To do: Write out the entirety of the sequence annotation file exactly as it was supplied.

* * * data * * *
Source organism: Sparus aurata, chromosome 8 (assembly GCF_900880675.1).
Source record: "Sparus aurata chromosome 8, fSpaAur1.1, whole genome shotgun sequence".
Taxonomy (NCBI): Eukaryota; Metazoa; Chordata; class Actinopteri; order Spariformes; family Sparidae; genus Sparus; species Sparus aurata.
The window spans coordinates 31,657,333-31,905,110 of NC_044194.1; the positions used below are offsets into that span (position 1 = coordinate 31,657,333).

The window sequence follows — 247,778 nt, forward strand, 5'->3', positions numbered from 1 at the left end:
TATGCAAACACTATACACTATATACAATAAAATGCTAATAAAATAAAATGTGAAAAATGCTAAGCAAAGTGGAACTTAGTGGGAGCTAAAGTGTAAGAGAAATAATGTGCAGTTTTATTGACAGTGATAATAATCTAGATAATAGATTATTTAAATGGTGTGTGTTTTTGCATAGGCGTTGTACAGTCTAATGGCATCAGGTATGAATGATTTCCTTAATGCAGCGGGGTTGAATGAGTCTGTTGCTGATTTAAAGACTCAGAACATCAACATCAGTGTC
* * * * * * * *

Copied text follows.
Source organism: Sparus aurata, chromosome 8 (assembly GCF_900880675.1).
Source record: "Sparus aurata chromosome 8, fSpaAur1.1, whole genome shotgun sequence".
Taxonomy (NCBI): Eukaryota; Metazoa; Chordata; class Actinopteri; order Spariformes; family Sparidae; genus Sparus; species Sparus aurata.
The window spans coordinates 31,657,333-31,905,110 of NC_044194.1; the positions used below are offsets into that span (position 1 = coordinate 31,657,333).

The window sequence follows — 247,778 nt, forward strand, 5'->3', positions numbered from 1 at the left end:
TATGCAAACACTATACACTATATACAATAAAATGCTAATAAAATAAAATGTGAAAAATGCTAAGCAAAGTGGAACTTAGTGGGAGCTAAAGTGTAAGAGAAATAATGTGCAGTTTTATTGACAGTGATAATAATCTAGATAATAGATTATTTAAATGGTGTGTGTTTTTGCATAGGCGTTGTACAGTCTAATGGCATCAGGTATGAATGATTTCCTTAATGCAGCGGGGTTGAATGAGTCTGTTGCTGATTTAAAGACTCAGAACATCAACATCAGTGTC